Lion House Whole Wheat Bread

You can’t go wrong with anything from the Lion House Classics cookbook.  This bread is light, airy and delicious!  I put the recipe in exactly as written from the cookbook, but I add gluten and dough enhancer when I make it.

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Lion House Whole Wheat Bread

1 Tbsp. dry yeast

3 cups warm water (apx. 101 degrees)

1 cup cooked oatmeal

1/4 cup molasses

6 Tbsp. nonfat dry milk

6 Tbsp. shortening, softened

5 1/2 cups whole wheat flour***

1 1/2 Tbsp. salt

2 cups white flour

Proof yeast in 3 cups lukewarm water in large mixing bowl.  Add remaining ingredients and beat until dough forms a ball and leaves sides of bowl.  (I used cinnamon roll flavored instant oatmeal and it was yummy – I could taste a hint of cinnamon in the cooked bread.)  After kneading the dough using an electric mixer for 3-5 minutes remove the dough and knead it by hand for another 5ish minutes.  If you cut off a small piece of the dough and carefully stretch the dough, it should not tear.  If tearing occurs then continue kneading for another 3-5 minutes.  Place dough in a large greased bowl, cover with terry cloth and let rise until double (about one hour).  Be sure it rises in a warm area away from breezes.  I think the best place to let dough rise is in an oven turned off, and the oven light on.  Once the rising process is done, cut the dough in half and roll it into two greased loaf pans.  Let rise until about double and bake at 350 degrees for 30 minutes or until a nice golden brown.

***I grind my own wheat, these measurements were given from bagged flour.  Fresh ground flour is much lighter and airier, so if you’re using fresh flour you’ll use quite a bit more then what’s asked for.  I usually wait a week before I use my flour so that it will settle.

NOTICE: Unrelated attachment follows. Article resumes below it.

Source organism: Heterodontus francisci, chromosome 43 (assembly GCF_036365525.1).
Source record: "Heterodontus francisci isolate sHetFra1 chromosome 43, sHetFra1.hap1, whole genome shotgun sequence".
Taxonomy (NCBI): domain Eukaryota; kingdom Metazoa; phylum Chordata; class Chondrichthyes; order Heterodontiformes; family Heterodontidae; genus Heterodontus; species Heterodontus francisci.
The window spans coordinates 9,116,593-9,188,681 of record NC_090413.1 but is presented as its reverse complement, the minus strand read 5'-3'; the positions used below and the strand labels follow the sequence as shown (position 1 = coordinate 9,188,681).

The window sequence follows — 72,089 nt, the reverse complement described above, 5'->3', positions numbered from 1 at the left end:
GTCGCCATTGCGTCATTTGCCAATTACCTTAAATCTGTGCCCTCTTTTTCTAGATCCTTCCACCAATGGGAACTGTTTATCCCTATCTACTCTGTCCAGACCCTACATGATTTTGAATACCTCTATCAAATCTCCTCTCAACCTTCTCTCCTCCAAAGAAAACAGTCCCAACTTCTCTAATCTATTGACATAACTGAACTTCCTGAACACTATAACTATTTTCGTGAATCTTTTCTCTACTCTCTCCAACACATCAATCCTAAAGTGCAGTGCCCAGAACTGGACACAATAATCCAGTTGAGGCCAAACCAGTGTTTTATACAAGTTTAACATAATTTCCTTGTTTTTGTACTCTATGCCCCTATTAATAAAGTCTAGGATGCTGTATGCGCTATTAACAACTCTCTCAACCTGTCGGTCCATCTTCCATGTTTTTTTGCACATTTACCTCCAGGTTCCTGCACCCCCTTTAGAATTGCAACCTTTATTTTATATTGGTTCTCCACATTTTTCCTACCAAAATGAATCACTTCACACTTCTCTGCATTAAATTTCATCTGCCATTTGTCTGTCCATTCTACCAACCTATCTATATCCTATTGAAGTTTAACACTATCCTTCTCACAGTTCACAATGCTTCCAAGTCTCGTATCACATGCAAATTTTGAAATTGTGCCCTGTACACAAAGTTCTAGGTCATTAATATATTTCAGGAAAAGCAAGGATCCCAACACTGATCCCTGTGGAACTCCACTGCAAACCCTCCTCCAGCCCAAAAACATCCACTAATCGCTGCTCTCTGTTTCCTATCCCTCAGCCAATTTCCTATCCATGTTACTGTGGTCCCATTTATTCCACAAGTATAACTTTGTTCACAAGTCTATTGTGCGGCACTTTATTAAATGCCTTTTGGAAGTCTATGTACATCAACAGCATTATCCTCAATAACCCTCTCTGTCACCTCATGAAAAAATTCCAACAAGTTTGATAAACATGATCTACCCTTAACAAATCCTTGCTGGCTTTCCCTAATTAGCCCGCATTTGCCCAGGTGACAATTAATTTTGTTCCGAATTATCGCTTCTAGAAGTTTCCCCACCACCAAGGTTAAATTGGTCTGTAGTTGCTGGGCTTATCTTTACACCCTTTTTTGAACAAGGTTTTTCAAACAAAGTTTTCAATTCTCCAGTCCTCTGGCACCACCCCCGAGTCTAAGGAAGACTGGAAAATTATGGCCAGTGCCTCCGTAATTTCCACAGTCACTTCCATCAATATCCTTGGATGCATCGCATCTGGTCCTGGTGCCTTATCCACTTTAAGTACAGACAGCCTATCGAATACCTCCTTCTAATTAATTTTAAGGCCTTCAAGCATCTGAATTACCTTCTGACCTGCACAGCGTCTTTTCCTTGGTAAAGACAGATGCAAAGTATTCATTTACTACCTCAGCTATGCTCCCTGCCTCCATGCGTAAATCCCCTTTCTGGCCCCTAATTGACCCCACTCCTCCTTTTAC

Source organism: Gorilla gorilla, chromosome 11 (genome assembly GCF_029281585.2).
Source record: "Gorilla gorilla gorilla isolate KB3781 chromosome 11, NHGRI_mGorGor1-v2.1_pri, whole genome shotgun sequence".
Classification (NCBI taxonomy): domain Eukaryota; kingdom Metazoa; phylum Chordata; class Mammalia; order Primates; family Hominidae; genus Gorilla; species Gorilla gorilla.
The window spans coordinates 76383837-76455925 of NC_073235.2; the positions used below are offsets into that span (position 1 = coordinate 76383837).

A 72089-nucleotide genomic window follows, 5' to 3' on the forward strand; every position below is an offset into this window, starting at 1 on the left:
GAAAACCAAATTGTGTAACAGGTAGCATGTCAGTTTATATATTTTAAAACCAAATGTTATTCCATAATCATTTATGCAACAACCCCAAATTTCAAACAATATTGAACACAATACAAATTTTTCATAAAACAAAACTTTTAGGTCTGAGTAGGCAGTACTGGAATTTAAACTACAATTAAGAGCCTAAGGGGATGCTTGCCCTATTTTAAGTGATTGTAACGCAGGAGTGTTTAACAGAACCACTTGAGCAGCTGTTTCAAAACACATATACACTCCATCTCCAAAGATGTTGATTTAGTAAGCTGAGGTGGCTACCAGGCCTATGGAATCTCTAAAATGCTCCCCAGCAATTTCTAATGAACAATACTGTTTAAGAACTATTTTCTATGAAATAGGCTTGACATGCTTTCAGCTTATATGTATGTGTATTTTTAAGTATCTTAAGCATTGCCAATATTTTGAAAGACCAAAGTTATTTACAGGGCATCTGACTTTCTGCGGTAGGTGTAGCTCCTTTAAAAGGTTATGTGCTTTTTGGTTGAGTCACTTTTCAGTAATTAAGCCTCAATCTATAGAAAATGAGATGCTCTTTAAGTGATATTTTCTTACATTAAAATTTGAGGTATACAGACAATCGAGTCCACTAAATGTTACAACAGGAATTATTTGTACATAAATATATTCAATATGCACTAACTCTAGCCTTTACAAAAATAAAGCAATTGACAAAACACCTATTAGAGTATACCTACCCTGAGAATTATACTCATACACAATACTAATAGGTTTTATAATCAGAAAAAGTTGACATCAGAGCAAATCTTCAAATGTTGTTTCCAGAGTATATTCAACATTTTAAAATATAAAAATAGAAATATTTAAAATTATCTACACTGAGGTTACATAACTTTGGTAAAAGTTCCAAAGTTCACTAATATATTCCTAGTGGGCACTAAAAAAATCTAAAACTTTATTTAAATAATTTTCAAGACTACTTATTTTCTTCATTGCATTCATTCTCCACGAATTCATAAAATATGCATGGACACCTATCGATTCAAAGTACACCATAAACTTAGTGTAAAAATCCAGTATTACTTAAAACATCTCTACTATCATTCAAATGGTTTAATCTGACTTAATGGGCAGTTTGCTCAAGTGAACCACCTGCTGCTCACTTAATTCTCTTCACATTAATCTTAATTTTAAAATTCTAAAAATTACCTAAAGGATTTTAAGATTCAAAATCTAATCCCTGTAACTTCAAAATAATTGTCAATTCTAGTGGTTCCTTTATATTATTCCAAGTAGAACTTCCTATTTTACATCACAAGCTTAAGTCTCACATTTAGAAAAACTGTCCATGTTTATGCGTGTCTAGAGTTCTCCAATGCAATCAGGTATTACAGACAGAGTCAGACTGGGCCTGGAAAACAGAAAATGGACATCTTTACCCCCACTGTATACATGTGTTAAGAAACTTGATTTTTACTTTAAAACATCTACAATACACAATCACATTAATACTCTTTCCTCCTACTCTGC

7-Grain Bread

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A while ago we decided to switch to whole wheat.  I grind my own wheat once a month and very rarely purchase white flour.  I do love wheat breads, but I seem to miss the squishy-ness of white bread. I know there are a million bread recipes out there, and this is now in my top five.  It’s healthy, squishy, hearty, and freezes well.  One of my favorite recipe blogs is OurBestBites.com  because almost everything they make appeals to my tastes.  For the most part their recipes are simple and family friendly.  I was so happy to find this recipe and I’m copying it here directly from their site so I can save it in my ‘files’.  Make it, love it, double the recipe to save some for later, and enjoy!

Multi-Grain Bread

Ingredients
1 1/4 cup (6 1/4 ounces) seven-grain hot cereal mix
2 1/2 cups boiling water
3 cups (15 oz) all-purpose flour (not bread flour)
1 1/2 cups (8 1/4 oz) whole wheat flour
1/4 cup honey
4 tablespoons unsalted butter, melted and cooled*
2 1/2 teaspoons instant or rapid-rise yeast
1 tablespoon salt
Optional (I omitted): 3/4 cup unsalted pumpkin seeds or sunflower seeds
1/2 cup (1 1/2 oz) old-fashioned rolled oats or quick oats

*If you’re using salted butter, just decrease the additional salt by just a bit.

Instructions
Place cereal mix in bowl of stand mixer fitted with dough hook and pour boiling water over it; let stand, stirring occasionally, until mixture cools to 100 degrees and resembles thick porridge, about 1 hour.  Whisk flours together in separate bowl.

Once grain mixture has cooled, add honey, butter, and yeast and mix on low speed until combined.  Add flour mixture, 1/2 cup at a time, and knead until cohesive mass starts to form (*note: some at high altitudes have noted they have not needed all of the flour, go by look and feel and stop adding flour if you need to!) 1 1/2-2 minutes; cover bowl tightly with plastic wrap and let dough rest for 20 minutes.  Add salt and knead on medium-low speed until dough clears sides of bowl, 3-4 minutes (if it does not clear sides, add 2-3 tablespoons additional all-purpose flour and knead until it does.  Don’t add more!) continue to knead dough for 5 more minutes.  Add seeds (if using) and knead for another 15 seconds.  Transfer dough to lightly floured counter and knead by hand until seeds are dispersed evenly and dough forms smooth, round ball.  Place dough in large, lightly greased bowl; cover tightly with plastic and let rise at room temperature until nearly doubled in size, 45-60 minutes.